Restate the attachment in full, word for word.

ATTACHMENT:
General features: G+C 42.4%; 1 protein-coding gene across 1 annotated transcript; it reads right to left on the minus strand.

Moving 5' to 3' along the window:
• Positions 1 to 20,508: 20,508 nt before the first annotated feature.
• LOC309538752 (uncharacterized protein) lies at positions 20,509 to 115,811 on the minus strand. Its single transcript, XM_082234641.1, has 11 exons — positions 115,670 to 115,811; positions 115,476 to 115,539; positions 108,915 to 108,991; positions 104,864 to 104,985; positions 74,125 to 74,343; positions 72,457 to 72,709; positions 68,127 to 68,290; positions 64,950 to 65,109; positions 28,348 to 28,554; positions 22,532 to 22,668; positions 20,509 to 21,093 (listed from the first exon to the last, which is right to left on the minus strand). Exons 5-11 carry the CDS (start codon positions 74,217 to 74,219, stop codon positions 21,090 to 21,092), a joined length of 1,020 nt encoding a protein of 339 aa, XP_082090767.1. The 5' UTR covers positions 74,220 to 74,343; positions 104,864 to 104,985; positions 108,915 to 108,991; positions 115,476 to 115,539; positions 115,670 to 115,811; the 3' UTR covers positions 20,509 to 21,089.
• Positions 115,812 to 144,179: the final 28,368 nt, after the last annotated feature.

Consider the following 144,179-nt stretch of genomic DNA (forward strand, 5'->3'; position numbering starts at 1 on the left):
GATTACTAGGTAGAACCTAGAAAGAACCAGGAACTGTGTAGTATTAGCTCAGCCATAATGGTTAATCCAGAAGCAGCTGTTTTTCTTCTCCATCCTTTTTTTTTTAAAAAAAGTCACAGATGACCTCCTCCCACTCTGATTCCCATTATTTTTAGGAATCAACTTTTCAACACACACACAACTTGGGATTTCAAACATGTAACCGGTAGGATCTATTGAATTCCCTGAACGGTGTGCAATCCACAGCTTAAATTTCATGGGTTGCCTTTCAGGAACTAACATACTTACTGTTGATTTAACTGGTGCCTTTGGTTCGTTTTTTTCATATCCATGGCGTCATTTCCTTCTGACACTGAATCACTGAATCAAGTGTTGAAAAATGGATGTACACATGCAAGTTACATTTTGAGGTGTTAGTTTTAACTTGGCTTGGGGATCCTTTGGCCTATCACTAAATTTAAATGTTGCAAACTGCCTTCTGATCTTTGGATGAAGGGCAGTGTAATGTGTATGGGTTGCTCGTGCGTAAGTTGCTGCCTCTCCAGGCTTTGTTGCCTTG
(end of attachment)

General features: G+C 42.4%; 1 protein-coding gene across 1 annotated transcript; it reads right to left on the minus strand.

Moving 5' to 3' along the window:
• Positions 1 to 20,508: 20,508 nt before the first annotated feature.
• LOC309538752 (uncharacterized protein) lies at positions 20,509 to 115,811 on the minus strand. Its single transcript, XM_082234641.1, has 11 exons — positions 115,670 to 115,811; positions 115,476 to 115,539; positions 108,915 to 108,991; positions 104,864 to 104,985; positions 74,125 to 74,343; positions 72,457 to 72,709; positions 68,127 to 68,290; positions 64,950 to 65,109; positions 28,348 to 28,554; positions 22,532 to 22,668; positions 20,509 to 21,093 (listed from the first exon to the last, which is right to left on the minus strand). Exons 5-11 carry the CDS (start codon positions 74,217 to 74,219, stop codon positions 21,090 to 21,092), a joined length of 1,020 nt encoding a protein of 339 aa, XP_082090767.1. The 5' UTR covers positions 74,220 to 74,343; positions 104,864 to 104,985; positions 108,915 to 108,991; positions 115,476 to 115,539; positions 115,670 to 115,811; the 3' UTR covers positions 20,509 to 21,089.
• Positions 115,812 to 144,179: the final 28,368 nt, after the last annotated feature.

Consider the following 144,179-nt stretch of genomic DNA (forward strand, 5'->3'; position numbering starts at 1 on the left):
GATTACTAGGTAGAACCTAGAAAGAACCAGGAACTGTGTAGTATTAGCTCAGCCATAATGGTTAATCCAGAAGCAGCTGTTTTTCTTCTCCATCCTTTTTTTTTTAAAAAAAGTCACAGATGACCTCCTCCCACTCTGATTCCCATTATTTTTAGGAATCAACTTTTCAACACACACACAACTTGGGATTTCAAACATGTAACCGGTAGGATCTATTGAATTCCCTGAACGGTGTGCAATCCACAGCTTAAATTTCATGGGTTGCCTTTCAGGAACTAACATACTTACTGTTGATTTAACTGGTGCCTTTGGTTCGTTTTTTTCATATCCATGGCGTCATTTCCTTCTGACACTGAATCACTGAATCAAGTGTTGAAAAATGGATGTACACATGCAAGTTACATTTTGAGGTGTTAGTTTTAACTTGGCTTGGGGATCCTTTGGCCTATCACTAAATTTAAATGTTGCAAACTGCCTTCTGATCTTTGGATGAAGGGCAGTGTAATGTGTATGGGTTGCTCGTGCGTAAGTTGCTGCCTCTCCAGGCTTTGTTGCCTTG